When a child who has been in and out of a social services agency, such as New York's Elisa Izquierdo, dies at the hands of a parent or caregiver and the media picks up the story, the results are predictable. The public demands explanations and officials scramble to "fix" the system.
Often, as happened in Washington State a decade ago, certain localities react radically by pulling children out of families at the first hint of trouble. Or, as in New York this past year, a city sidetracks into endless self-examination and policy review.
But beneath the media spotlight and public outcry, there is a budding effort across the country to put a child's long-term welfare first, says Richard Gelles, director of the Family Violence Research Program at the University of Rhode Island. He notes that legislation is being prepared for the next US Congress in both the House and Senate that puts a child's safety and home permanence over family reunificiation.
Mr. Gelles explains that the new direction is appearing against the background of an emphasis on family reunification that has been policy on and off for nearly a century. It became law in 1980, when family reunification was enshrined in the Federal Child Welfare Act. Under that law, officials are required to make "reasonable efforts" to reunify families in order to qualify for federal funds.
Caseworkers have interpreted "reasonable" to mean every possible effort, Gelles says. "This policy has led to many unnecessary deaths," he says. "Nationally, in half of the child homicides under the age of three, [the children] have come to official attention at some time before the death. They were left in or returned to dangerous situations."
In addition, the Rhode Island researcher says many of these states, in order to continue qualifying for federal funds, hide behind confidentiality requirements to conceal mistakes - keeping the reported deaths of children who have been in social-service systems nationwide artificially low.
Gelles points to California as a trendsetter at the local level in the effort to redirect policy to put a priority on a child's welfare.
Peter Digre is director of the Los Angeles County Department of Children and Family Services. He says that in California, family reunification is successful about 78 percent of the time for infants and 84 percent overall. When he took the post in 1991, he saw a crying need. "The reality is there is a significant minority of families, some 20 percent, that simply should be excluded from reunification," Mr. Digre says. With families that show a chronic inability to reform dangerous behavior, "we have to get serious about saving who we can save, namely the child," he says. "It's the only decent thing to do."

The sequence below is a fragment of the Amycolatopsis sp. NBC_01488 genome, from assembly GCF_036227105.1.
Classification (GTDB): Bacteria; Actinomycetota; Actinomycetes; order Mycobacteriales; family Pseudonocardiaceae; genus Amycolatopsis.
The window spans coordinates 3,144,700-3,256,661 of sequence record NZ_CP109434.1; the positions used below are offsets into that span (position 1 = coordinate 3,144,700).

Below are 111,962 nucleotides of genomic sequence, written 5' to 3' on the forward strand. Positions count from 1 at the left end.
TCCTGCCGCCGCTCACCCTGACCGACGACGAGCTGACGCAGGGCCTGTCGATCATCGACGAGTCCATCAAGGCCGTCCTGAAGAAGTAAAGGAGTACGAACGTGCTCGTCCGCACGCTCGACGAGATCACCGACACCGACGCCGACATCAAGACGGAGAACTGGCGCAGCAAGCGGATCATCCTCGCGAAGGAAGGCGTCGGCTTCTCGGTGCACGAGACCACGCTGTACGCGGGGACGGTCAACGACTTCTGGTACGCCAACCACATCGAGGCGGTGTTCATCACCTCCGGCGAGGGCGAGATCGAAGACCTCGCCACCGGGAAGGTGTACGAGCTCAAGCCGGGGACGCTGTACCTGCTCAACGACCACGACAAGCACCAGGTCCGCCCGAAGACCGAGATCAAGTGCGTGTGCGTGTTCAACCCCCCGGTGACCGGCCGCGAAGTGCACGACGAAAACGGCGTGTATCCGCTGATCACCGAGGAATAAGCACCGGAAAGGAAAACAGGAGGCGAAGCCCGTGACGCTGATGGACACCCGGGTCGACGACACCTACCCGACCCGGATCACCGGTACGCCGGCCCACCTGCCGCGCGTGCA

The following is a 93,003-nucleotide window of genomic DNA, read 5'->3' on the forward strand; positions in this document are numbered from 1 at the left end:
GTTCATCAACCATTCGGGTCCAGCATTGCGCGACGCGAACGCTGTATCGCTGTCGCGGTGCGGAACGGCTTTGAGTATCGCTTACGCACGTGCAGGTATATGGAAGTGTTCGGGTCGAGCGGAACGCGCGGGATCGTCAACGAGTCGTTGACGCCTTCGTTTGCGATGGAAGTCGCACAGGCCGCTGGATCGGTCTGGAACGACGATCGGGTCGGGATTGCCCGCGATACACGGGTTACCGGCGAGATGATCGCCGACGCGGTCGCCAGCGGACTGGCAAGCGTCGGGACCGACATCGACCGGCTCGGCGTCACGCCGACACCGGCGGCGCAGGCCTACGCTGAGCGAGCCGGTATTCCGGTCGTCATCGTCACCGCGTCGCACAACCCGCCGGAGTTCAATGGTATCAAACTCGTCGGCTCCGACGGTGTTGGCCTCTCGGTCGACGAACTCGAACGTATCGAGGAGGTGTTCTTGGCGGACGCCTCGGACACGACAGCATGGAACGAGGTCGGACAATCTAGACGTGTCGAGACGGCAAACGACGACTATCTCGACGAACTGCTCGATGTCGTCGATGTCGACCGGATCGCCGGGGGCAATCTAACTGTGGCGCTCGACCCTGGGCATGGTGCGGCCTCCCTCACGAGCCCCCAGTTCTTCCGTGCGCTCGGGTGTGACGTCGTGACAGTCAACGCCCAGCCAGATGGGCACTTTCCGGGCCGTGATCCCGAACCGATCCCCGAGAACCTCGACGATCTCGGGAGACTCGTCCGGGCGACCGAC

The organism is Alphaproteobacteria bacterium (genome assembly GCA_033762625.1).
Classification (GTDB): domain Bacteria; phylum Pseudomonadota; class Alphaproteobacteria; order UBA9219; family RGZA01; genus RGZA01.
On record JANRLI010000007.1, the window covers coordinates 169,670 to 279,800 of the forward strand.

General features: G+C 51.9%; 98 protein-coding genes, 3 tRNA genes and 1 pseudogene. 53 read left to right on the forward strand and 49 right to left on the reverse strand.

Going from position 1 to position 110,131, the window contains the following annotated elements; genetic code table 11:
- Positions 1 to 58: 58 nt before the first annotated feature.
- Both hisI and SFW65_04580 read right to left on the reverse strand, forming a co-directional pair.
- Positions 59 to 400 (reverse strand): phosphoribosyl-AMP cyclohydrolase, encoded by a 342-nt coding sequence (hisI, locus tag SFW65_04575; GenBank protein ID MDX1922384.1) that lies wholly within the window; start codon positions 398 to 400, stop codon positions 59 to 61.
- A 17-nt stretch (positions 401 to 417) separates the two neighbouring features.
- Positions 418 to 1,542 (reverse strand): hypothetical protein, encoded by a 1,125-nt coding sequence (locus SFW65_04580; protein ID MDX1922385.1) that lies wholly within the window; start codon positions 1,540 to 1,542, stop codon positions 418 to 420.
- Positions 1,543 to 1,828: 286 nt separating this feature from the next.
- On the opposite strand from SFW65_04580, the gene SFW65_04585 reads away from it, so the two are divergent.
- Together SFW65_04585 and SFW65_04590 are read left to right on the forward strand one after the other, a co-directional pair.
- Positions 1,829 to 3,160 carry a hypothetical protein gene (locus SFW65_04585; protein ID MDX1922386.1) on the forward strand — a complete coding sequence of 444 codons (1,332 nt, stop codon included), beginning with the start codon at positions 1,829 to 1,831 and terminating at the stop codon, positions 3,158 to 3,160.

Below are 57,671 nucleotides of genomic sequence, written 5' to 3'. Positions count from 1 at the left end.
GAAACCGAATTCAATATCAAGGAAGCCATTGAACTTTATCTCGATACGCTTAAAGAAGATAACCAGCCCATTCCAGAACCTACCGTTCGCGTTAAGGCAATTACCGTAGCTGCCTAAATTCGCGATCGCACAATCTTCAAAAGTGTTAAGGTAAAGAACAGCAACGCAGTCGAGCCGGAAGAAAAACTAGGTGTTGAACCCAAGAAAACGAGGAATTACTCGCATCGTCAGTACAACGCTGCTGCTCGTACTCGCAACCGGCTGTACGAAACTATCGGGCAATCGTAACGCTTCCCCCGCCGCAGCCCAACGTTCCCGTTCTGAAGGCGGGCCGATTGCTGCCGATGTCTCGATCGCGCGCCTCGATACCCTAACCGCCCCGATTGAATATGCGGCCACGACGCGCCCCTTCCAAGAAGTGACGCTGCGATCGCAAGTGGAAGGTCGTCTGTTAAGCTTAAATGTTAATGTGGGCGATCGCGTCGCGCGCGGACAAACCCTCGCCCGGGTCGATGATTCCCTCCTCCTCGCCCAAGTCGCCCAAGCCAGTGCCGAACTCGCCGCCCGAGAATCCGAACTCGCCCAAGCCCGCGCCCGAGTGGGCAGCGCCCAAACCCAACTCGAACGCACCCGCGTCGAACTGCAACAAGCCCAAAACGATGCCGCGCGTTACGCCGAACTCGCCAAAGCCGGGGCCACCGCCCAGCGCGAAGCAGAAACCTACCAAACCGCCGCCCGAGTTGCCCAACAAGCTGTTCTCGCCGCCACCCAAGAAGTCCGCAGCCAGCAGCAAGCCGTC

His Community Family Preservation Network (CFPN) subjects families to an intense barrage of services in order to speed up whatever outcome is most appropriate for the child. "We consider it a wonderful success when we actually get [an abusive] family to change," Digre says. "We also consider it a success when we can free a child for a permanent, long-term solution, such as adoption."
He points with pride to results in CFPN-saturated communities, such as Compton, Calif. "There is a significant drop in the number of kids in short-term solutions, such as foster care," he says, adding that over the same three-years, in communities where CFPN has not been introduced, the number of children in foster care has risen by 25 percent.
CFPN uses 23 mostly community-based programs to strengthen families as well as toughen basic standards for child safety. Minimum standards include clarification that the child's safety is a priority, risk assessment to exclude dangerous families, and a high level of in-home visitation to supervise children's safety. "There's an incredible vacuum of leadership that needs to recognize that we're dealing with difficult people," Digre says.
Former foster parent Jillian Coldiron agrees. Now a legal guardian of an 11-year-old girl, Ms. Coldiron says her three years as a foster parent convinced her that the system needs a drastic overhaul in favor of the child's welfare. "The system allows parents to see kids when [the parents] are drugged out and in whatever terrible state ...," she says. "Reunification is great when parents are in a healing program, where they stand a chance of changing. Otherwise, it stinks."
In California, there's a clear trend toward a more reasoned, humane approach in a variety of ways, says Marjorie Kelly, deputy director of the California Department of Social Services, Children and Family Services Division. For instance, as part of the wrap-around service approach, "there's no reason why we can't say, 'When we give you public money, you must take care of your kids.'"
Ms. Kelly says she sees a more common-sense approach on many fronts, and adds, "It's hard to believe we've gotten so far away from that."